The dissonant score, from John Cage’s Europeras 1&2, is played by Camille Émaille on percussion, Gianni Gebbia on saxophone, Cécile Lartigau on ondes Martenot, Nicolas Perrin on guitar and electronics, and Léo Maurel on several specially built, unusual instruments. (The props are from Goebbels’s 2012 production of Europeras 1&2.) Willi Bopp’s stunning sound design has music and words emerging from numerous speakers throughout the hall, as if a choreographed sonic dance. Goebbels is a master of deception; while you’re watching one element, others will sneak up on you, offering surprises galore, evoking life itself — and war, specifically, but without the immediate threat. A long, narrow beam becomes a mobile trench. Black monoliths creep up out of the darkness. At one point I felt as if Birnam Wood was stealthily approaching; another reminded me of George Washington crossing the Delaware (even if it’s not from the last century). The dancers and musicians improvise, furthering the anything-can-happen atmosphere.
Perhaps what’s most invigorating about the 135-minute-plus intermissionless show — Goebbels’s third project at the armory, following Stifter’s Dinge in 2009 and De Materie in 2016 — is that despite the serious topics that are broached, abstract and not, Goebbels leaves it up to us to interpret what we are experiencing; he gives us the building blocks from which we can form our own narrative. “Everything that happened and would happen doesn’t participate in all the attempts to have yet another opinion as to the meaning of what has happened; quite the opposite. Guided by a deep mistrust in the transmission of a one-directional message, I don’t even try,” Goebbels explains in his director’s note. “Everything that happened and would happen seeks to open up a space of images, words, and sounds generous enough to avoid the impression that somebody on stage is trying to tell you what to think. It is a space for imagination and reflection, in which the construction of sense is left for everyone to assemble.”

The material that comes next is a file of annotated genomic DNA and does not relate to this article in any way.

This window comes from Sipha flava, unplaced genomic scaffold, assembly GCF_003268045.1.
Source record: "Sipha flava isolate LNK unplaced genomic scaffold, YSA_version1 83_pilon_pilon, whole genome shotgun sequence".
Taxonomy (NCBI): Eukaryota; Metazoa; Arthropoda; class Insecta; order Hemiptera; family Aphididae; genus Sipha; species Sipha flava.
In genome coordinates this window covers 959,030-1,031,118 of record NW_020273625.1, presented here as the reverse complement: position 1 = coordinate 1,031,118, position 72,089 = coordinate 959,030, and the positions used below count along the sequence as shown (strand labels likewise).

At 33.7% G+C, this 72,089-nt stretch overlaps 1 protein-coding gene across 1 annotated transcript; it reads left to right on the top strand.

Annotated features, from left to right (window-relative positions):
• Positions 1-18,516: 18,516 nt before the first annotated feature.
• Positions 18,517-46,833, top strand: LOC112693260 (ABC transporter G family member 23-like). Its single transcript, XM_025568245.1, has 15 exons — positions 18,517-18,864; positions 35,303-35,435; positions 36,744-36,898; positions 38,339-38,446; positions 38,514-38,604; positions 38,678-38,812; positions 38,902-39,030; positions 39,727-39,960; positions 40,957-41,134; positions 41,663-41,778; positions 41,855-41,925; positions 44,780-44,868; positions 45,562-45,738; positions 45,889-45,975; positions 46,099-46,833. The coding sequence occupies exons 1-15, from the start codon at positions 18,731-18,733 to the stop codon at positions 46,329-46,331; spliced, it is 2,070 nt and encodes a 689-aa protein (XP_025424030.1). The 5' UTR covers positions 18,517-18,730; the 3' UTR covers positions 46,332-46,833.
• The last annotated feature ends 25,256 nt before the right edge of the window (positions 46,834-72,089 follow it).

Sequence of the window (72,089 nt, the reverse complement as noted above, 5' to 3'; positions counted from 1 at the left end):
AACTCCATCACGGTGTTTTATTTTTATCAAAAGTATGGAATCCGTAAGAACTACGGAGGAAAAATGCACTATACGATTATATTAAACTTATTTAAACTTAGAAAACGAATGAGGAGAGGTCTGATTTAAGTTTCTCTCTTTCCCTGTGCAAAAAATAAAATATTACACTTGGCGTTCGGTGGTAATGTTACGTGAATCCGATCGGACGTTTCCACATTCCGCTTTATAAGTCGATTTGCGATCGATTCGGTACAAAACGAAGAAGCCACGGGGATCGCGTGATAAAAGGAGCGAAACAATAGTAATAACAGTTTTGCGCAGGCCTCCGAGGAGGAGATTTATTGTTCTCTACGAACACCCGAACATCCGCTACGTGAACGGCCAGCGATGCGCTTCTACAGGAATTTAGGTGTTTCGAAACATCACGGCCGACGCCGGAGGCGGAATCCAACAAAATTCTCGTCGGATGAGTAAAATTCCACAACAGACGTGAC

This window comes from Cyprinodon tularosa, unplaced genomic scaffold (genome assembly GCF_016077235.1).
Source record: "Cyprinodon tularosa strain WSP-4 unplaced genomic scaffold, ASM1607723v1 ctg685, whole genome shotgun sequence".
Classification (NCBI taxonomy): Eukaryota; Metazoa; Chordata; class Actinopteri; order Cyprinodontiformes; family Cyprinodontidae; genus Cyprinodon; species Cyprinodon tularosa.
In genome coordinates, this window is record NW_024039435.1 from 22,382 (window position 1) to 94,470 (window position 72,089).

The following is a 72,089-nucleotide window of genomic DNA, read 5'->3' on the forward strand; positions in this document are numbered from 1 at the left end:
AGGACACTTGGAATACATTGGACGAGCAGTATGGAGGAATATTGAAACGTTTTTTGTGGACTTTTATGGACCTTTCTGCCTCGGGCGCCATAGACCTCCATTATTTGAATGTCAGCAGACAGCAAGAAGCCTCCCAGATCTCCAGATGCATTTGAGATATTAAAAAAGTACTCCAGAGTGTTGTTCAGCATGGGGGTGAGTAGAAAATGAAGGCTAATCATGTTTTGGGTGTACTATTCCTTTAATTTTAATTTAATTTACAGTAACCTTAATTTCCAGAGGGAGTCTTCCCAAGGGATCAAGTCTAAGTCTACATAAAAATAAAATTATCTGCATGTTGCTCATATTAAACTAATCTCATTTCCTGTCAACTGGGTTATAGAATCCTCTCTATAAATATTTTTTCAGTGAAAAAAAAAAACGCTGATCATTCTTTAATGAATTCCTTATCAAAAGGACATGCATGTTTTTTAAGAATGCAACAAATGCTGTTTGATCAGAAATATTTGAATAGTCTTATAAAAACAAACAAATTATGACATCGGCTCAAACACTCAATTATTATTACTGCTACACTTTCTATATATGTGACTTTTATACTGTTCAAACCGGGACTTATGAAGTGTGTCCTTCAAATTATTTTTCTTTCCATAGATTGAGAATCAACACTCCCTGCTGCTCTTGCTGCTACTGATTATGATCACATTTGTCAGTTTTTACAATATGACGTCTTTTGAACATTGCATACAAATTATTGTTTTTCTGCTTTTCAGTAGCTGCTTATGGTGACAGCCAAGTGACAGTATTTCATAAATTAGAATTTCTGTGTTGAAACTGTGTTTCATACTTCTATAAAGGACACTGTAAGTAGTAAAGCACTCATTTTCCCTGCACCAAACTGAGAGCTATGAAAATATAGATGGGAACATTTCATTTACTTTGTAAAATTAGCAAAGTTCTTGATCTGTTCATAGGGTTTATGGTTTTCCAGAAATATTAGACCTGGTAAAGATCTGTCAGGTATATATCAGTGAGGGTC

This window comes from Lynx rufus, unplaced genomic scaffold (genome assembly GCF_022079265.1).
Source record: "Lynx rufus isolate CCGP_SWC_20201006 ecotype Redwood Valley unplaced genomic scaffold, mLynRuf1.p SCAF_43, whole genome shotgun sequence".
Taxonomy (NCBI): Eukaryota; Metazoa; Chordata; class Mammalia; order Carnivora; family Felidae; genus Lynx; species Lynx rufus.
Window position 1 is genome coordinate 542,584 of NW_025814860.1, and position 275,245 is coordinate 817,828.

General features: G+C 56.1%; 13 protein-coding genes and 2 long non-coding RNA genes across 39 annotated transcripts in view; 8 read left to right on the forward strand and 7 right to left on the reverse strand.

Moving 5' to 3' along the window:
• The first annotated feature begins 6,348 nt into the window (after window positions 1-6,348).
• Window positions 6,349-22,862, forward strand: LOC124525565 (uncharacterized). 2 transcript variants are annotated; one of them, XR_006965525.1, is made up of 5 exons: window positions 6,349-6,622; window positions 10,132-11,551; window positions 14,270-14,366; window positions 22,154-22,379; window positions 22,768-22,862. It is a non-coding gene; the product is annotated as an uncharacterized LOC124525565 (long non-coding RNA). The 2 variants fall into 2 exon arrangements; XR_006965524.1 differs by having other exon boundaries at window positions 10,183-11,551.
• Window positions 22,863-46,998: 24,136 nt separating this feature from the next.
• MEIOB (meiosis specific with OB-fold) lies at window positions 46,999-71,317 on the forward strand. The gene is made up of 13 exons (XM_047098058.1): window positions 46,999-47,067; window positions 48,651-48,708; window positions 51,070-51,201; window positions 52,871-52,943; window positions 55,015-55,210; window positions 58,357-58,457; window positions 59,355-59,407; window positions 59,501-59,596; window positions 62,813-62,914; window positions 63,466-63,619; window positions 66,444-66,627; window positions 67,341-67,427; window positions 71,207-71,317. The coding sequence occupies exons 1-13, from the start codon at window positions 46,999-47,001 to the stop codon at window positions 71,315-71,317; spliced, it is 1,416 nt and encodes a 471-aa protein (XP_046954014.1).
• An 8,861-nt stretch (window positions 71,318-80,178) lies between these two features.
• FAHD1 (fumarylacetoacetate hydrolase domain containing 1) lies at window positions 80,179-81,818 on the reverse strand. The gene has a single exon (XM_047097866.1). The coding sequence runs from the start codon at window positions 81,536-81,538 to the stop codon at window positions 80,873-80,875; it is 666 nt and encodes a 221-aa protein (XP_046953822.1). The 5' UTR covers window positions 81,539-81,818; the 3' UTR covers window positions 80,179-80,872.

It can be slow going, and several members of the audience did not make it to the end, which is too bad, because Everything that happened and would happen proves to be a provocative durational exploration of the past, present, and future fusing together, a multimedia barrage on the eyes and ears that demands our attention even as the mind wanders. Even when not much appears to be going on, something is, of course, mimicking life and the choices we make as we go about our day; Goebbels metaphorically hands us the controls and we watch and listen to what we want to, self-curating the presentation. Ouředník writes, “Historians said that historical memory was not part of history and memory was shifted from the historical to the psychological sphere, and this instituted a new mode of memory whereby it was no longer a question of memory of events but memory of memory.” On opening night, at the close of the show, Goebbels himself was helping the ushers steer the audience to the exits on the far side of the stage, forcing everyone to march along a battered landscape and take stock of where we are at this very moment in time, where we’ve been, and where we’re going. It’s a fitting finale to an adventurous evening of intoxicating, memorable theater.